At the Frome Festival Writers' Question Time (click on Programmes > Frome Festival > Frome Festival 2011 Live Recordings) one question which came up was about keeping going: how do you deal with getting stuck? We all chipped in with our experience, from Debby Holt's Plotting Walk, to Matt Graham's printout of his mortgage payments stuck above the monitor. At one point I mentioned the notorious Thirty Thousand Doldrums: how for some reason, at least to judge by straw polls among my writer friends, round about the 25-30,000 words seems to be the sticking point for many writers.
The odd thing is that the 30k doldrums seem to happen at that point whatever the natural length of your novels. Debi Alper gets stuck there, nearly half-way through her 75,000 word thrillers; I get stuck there when I'm only about a fifth of the way through a 140,000 word novel about history.
And then quite separately, when we were talking about planning, Rosemary Dun metioned something she's learnt from long-established creative writing teacher Roselle Angwin. Apparently, Roselle suggests that however much you do or don't plan things, and whatever form those plans take, you should stop to take stock at 30k: read it through for the big picture of what you've got so far. Things will have changed: either the writing has taken you in a direction you didn't foresee, or you're sticking to a plan which no longer really works. Characters' relative importance has changed perhaps; a setting or bit of backstory you wrote in great detail has turned out not to be useful after all; the beginning turns out to need stuff you haven't written; the future will need stuff you haven't researched... Whether you go back and change things now, so you feel you're on solid ground, or whether (like me) you just make notes about what needs changing and continue moving forward as if you've changed it, is up to you.
But surely these two ideas are connected. It's obvious, whether you're just plodding along feeling bored and worried, or your Inner Critic is on the rampage and convincing you that the whole project is worthless, that at 30k you've run out of the initial glee of your idea, and you're into the long haul, but can't yet see the end (in a writing sense; you may or may not know what the end of the story's going to be yet). But the initial glee and energy isn't quite as simple as "it was fun before and now it isn't". I'd suggest that you've run out of storytelling fuel. Perhaps the average writerly larder is capable of holding about 30k's worth of ideas, feelings, open doors and keys to as-yet-closed ones, and then you've got to re-stock.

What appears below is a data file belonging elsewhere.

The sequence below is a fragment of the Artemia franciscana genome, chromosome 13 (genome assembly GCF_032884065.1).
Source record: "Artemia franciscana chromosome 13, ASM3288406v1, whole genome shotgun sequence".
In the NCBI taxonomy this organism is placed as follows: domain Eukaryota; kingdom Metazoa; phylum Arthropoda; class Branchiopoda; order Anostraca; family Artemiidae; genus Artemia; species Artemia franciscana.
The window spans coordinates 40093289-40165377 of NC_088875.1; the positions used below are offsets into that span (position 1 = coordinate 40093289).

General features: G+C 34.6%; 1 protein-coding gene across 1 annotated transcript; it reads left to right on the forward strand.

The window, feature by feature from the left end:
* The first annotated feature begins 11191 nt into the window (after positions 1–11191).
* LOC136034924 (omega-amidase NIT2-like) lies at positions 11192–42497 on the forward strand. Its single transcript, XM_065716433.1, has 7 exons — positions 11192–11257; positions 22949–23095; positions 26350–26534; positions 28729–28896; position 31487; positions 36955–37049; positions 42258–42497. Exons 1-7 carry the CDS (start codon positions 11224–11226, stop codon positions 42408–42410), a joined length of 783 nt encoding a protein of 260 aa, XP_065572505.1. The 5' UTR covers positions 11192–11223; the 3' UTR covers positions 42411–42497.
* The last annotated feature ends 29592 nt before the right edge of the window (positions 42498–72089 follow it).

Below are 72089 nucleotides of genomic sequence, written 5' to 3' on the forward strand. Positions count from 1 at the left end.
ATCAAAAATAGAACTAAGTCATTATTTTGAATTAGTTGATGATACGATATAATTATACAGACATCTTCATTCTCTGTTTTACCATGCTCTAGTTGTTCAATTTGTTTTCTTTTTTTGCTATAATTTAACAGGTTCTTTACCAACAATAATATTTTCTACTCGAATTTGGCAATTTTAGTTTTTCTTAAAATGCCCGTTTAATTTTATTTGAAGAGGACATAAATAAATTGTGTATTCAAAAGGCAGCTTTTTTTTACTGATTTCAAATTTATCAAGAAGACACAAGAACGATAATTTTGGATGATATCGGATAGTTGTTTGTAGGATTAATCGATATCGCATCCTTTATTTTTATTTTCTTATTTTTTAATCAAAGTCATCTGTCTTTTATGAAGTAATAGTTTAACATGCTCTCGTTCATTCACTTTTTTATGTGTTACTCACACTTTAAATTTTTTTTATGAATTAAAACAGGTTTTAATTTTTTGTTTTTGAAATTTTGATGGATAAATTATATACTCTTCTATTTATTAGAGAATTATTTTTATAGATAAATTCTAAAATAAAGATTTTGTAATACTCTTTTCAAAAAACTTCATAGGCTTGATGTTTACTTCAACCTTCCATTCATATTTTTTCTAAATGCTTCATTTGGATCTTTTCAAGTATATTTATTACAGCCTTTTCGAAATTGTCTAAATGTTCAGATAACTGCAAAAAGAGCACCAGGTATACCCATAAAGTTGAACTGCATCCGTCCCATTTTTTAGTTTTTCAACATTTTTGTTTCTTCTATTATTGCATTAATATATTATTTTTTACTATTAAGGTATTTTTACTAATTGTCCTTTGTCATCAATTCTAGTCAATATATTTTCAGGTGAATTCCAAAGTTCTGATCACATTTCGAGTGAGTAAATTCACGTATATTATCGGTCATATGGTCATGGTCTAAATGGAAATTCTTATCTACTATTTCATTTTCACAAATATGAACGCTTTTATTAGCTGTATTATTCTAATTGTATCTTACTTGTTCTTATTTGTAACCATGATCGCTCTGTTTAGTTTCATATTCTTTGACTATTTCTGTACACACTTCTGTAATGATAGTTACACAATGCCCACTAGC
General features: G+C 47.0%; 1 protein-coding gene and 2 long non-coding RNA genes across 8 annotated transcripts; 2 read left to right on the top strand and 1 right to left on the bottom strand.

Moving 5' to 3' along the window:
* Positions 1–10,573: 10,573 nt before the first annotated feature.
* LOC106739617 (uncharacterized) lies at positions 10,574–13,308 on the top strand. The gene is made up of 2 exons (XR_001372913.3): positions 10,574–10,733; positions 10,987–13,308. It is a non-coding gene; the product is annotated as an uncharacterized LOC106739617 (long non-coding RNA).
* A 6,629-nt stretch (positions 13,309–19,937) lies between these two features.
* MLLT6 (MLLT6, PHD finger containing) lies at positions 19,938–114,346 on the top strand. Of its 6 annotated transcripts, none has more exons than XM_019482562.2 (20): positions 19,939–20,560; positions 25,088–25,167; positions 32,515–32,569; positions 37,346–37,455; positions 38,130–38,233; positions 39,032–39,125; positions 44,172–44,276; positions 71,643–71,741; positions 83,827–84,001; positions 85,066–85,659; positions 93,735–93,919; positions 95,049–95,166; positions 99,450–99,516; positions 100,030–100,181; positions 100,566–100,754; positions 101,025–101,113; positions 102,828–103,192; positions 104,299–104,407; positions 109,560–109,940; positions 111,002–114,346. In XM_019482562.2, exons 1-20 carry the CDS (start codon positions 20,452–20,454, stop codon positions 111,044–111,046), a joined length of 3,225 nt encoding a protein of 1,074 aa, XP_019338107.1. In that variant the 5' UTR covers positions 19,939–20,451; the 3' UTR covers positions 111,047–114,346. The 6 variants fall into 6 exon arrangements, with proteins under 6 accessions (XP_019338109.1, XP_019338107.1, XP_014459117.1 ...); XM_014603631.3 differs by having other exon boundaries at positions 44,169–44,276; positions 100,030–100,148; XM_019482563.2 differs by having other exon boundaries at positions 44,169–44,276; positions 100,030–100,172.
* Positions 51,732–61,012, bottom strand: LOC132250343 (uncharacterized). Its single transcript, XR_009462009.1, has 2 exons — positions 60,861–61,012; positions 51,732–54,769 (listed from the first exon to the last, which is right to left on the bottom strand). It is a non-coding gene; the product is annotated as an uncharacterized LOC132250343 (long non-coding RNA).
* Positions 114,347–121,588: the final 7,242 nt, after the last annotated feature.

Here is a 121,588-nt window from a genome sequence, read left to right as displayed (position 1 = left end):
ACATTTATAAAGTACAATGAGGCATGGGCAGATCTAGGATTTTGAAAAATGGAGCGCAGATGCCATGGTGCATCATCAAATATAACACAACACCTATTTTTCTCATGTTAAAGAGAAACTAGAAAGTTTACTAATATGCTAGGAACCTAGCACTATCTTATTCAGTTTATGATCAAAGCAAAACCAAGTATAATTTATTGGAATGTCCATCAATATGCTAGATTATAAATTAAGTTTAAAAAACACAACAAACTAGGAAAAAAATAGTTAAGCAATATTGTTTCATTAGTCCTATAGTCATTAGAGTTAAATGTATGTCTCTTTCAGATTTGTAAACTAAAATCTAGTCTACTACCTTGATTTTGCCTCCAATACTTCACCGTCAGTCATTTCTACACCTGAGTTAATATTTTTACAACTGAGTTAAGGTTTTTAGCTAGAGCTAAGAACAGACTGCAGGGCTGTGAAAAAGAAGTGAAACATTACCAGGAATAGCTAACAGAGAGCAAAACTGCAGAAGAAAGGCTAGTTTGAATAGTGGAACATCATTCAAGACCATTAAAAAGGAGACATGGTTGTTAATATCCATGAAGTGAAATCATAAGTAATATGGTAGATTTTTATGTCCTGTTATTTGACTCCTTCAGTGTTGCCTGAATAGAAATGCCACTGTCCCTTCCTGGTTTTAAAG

Matt Graham and Rosemary Dun both talked about un-sticking by changing something either temporarily or for good: even bringing in a gun and a girl, Chandler-style. Matt described it as being like a splash of cold water on the face, and I might think of it as opening the window in a study where you've been sitting all day, and letting in the wind to blow away the stuffy air and the cobwebs. So perhaps Roselle's taking-stock is also about re-energising, but in a more thorough-going way. By sitting down and reading through your work so far, you don't just find out what needs changing. Perhaps the gun and the girl have been seeded without you even noticing, and other things which crept in unnoticed turn out to be new stores. If it's true that the central activity of craftsmanship is problem-finding, as Richard Sennet says, then in getting a clearer idea of the shape of the gaps on the shelves you get some new energy to fill them. And you also re-connect with why you're doing all this, day after day: the story you want to tell.